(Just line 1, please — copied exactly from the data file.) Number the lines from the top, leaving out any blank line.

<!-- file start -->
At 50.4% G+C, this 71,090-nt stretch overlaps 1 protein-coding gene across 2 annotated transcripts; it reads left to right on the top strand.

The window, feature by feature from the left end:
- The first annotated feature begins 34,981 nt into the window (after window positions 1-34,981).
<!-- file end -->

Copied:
At 50.4% G+C, this 71,090-nt stretch overlaps 1 protein-coding gene across 2 annotated transcripts; it reads left to right on the top strand.